While the US is focusing on leaks by former NSA contractor Edward Snowden, international journalists have been reporting stories from a massive trove of documents called the "Offshore Leaks" that reveals the mysterious world of offshore tax havens. Brooke talks to Gerard Ryle, the Director of the Center for Public Integrity's International Consortium for Investigative Journalism about coordinating the reporting on these leaks around the world.
As hydraulic fracturing, commonly known as fracking, continues its spread throughout the nation, oil industry representatives and environmentalists vie for control over coverage of the issue. Brooke speaks to ProPublica's Abrahm Lustgarten about how advocates on both sides of the issue are attempting to control the narrative.
Last week, a bill called the We Are Watching You Act was introduced to the U.S. House of Representatives. It's meant to protect consumers from new technology that could monitor them as they watch TV or play video games. Brooke speaks to Rep. Walter Jones, one of the bill's cosponsors, about why he feels these regulations are necessary.
Last Thursday brought leaks that about a government program called PRISM. But while the early reports described a program that had unilateral, unfettered access to companies like Google, Yahoo, and Microsoft, subsequent reports made the program look significantly less intrusive. Brooke talks to Wired's Kim Zetter about the evolution of reporting on PRISM, the perils of national security reporting, and what we still don't know about the government program.
This week, the rush was on to understand Edward Snowden's character and the conversation in the media quickly broke down in to one camp that holds Snowden up as a hero and another that condemns him as a traitor. Brooke examines that dichotomy and suggests another way to think about Snowden.
Marcy Playgound - Emperor
This week saw several revelations about US government surveillance of both Americans and foreigners. Brooke and Bob talk to Washingtonian writer Shane Harris and co-director of the Liberty and National Security Program at the Brennan Center for Justice, Elizabeth Goitein, about the what we can glean from the information that became public this week.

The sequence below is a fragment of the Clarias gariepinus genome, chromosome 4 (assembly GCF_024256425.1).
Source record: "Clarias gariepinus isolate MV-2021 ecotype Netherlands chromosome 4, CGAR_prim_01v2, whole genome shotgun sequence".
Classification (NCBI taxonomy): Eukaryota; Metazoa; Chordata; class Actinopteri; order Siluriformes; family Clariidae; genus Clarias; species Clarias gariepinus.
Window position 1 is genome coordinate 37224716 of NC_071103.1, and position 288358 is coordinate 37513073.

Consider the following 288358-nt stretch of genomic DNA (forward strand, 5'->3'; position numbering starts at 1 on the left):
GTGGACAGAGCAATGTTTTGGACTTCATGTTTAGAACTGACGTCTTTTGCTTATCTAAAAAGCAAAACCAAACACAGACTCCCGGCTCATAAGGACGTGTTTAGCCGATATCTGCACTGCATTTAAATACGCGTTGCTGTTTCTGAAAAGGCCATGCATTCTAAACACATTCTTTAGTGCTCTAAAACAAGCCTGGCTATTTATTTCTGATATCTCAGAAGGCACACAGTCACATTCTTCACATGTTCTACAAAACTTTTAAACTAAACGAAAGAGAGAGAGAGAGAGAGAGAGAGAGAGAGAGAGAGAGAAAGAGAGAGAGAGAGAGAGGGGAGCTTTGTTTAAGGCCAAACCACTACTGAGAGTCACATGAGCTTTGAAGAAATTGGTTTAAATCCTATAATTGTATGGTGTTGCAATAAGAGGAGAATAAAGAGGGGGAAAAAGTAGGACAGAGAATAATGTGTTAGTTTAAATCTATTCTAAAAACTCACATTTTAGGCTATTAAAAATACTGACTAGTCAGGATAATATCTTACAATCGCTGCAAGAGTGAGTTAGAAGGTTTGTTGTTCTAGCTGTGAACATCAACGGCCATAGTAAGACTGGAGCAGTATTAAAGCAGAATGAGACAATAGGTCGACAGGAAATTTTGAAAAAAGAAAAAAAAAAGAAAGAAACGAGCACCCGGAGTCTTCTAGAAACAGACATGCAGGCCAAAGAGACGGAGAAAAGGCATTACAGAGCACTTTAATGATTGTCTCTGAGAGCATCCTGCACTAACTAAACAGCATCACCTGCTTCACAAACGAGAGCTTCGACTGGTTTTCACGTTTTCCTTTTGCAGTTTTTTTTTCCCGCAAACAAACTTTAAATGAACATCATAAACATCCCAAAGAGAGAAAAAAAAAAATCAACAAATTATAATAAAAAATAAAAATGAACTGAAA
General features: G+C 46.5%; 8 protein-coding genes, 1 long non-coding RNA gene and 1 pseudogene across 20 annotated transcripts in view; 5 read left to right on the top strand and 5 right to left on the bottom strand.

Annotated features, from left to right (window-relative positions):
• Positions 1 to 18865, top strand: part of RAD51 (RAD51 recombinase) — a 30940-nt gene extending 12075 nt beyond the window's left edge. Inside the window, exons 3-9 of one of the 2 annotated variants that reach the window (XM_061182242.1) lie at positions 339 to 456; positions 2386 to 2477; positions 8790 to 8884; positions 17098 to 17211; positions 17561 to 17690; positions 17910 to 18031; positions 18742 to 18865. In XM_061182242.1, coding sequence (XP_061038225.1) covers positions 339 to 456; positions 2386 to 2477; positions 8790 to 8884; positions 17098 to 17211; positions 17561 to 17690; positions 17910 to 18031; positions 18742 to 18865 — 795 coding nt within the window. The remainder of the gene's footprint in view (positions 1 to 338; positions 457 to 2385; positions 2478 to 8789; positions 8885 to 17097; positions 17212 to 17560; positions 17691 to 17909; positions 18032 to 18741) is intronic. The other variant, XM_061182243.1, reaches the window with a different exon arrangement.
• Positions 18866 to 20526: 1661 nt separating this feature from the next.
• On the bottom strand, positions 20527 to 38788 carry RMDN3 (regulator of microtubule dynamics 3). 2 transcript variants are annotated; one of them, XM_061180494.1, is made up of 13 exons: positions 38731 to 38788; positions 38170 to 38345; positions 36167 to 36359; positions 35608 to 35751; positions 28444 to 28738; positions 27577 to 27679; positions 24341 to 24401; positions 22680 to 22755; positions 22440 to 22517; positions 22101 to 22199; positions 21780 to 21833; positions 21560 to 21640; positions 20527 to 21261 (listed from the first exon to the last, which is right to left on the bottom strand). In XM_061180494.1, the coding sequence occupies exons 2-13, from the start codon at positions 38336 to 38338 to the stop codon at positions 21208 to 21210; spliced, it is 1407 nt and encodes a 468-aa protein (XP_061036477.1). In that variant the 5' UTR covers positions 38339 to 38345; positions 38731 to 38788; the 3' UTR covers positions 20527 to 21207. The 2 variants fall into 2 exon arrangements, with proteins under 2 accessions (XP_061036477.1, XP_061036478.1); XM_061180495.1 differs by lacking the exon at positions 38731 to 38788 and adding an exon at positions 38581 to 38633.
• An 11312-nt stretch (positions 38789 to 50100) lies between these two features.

In the summer of 2009, Neda Agha-Soltan became the face of the Iranian Green Revolution after her tragic death by gunshot was caught on cell phone camera and uploaded online for the whole world to see. The international media rushed to put a face to the victim--but the face they used was that of another Iranian woman by the name of Neda Soltani, who was still very much alive. In a piece that originally aired in November of last year, Brooke speaks to Neda Soltani, author of My Stolen Face: The Story of a Dramatic Mistake.
Shortly before last month’s mayoral primary in Pittsburgh an attack ad began airing criticizing one of the mayoral candidates. The ad was paid for by an anonymous third party and ordinarily the search into its provenance would have stopped there. But last year the FCC changed disclosure rules for anonymous attack ads. Brooke talks to Tim McNulty, political reporter for the Pittsburgh Post-Gazette, about who paid for the ad and why.
The Oklahoma tornado pressed pause on coverage of the scandal blitz, but only briefly. Blogger Andrew Tyndall of the Tyndall Report found that the tornado filled 91% of the three network evening news hole on Monday, and all of it on Tuesday. But by Wednesday, Tornado coverage dropped to just a third, and scandal crept back in. Brooke talks to political scientist Brendan Nyhan about what it takes for a natural disaster to overwhelm scandal coverage.